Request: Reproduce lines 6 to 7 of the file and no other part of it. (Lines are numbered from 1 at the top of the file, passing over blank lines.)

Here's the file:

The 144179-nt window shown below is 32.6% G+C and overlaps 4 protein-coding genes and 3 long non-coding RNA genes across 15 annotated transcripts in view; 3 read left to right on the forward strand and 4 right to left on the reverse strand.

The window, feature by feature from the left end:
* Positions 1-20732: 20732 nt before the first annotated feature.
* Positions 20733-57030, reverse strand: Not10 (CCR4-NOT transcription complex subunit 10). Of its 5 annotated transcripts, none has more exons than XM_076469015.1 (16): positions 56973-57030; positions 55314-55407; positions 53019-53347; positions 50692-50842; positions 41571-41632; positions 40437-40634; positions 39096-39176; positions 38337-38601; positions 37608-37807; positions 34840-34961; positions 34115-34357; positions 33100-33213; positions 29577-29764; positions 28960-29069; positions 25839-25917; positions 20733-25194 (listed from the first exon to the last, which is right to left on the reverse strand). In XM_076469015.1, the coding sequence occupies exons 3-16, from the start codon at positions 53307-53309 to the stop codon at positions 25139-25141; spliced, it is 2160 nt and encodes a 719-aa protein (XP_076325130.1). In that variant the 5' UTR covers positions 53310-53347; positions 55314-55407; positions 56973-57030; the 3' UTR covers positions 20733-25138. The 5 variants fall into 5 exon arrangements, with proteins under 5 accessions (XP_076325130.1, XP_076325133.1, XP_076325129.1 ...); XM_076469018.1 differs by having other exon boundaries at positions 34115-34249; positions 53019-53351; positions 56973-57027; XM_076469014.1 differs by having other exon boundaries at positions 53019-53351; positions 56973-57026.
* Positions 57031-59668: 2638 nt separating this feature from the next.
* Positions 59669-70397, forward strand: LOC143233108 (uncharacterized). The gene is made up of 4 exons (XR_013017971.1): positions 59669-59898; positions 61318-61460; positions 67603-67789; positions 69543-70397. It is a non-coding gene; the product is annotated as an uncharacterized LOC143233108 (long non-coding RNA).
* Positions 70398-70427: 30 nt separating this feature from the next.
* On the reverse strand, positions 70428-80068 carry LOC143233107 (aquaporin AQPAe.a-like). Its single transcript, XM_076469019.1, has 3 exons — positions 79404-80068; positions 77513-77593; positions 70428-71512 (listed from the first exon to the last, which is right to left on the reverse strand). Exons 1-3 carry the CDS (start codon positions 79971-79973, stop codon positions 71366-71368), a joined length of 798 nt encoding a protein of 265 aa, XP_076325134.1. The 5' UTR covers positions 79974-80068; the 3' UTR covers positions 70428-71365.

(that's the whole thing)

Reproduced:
* Positions 59669-70397, forward strand: LOC143233108 (uncharacterized). The gene is made up of 4 exons (XR_013017971.1): positions 59669-59898; positions 61318-61460; positions 67603-67789; positions 69543-70397. It is a non-coding gene; the product is annotated as an uncharacterized LOC143233108 (long non-coding RNA).
* Positions 70398-70427: 30 nt separating this feature from the next.